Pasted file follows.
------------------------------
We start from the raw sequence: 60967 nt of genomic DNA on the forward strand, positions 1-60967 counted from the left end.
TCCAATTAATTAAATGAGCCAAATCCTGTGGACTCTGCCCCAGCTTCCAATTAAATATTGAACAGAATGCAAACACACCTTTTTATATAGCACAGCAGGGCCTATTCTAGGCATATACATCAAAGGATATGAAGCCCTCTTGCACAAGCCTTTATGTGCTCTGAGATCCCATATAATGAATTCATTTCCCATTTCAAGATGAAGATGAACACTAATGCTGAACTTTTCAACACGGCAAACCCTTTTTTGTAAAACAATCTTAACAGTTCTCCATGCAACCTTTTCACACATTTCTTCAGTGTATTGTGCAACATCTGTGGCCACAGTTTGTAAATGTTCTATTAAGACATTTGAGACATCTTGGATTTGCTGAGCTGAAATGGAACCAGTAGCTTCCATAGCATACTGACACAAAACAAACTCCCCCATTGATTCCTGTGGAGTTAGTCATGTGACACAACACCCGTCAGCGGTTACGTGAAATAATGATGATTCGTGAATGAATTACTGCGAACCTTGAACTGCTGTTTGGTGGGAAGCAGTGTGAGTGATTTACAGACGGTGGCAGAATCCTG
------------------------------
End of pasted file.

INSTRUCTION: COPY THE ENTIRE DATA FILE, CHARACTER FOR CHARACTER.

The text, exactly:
We start from the raw sequence: 60967 nt of genomic DNA on the forward strand, positions 1-60967 counted from the left end.
TCCAATTAATTAAATGAGCCAAATCCTGTGGACTCTGCCCCAGCTTCCAATTAAATATTGAACAGAATGCAAACACACCTTTTTATATAGCACAGCAGGGCCTATTCTAGGCATATACATCAAAGGATATGAAGCCCTCTTGCACAAGCCTTTATGTGCTCTGAGATCCCATATAATGAATTCATTTCCCATTTCAAGATGAAGATGAACACTAATGCTGAACTTTTCAACACGGCAAACCCTTTTTTGTAAAACAATCTTAACAGTTCTCCATGCAACCTTTTCACACATTTCTTCAGTGTATTGTGCAACATCTGTGGCCACAGTTTGTAAATGTTCTATTAAGACATTTGAGACATCTTGGATTTGCTGAGCTGAAATGGAACCAGTAGCTTCCATAGCATACTGACACAAAACAAACTCCCCCATTGATTCCTGTGGAGTTAGTCATGTGACACAACACCCGTCAGCGGTTACGTGAAATAATGATGATTCGTGAATGAATTACTGCGAACCTTGAACTGCTGTTTGGTGGGAAGCAGTGTGAGTGATTTACAGACGGTGGCAGAATCCTG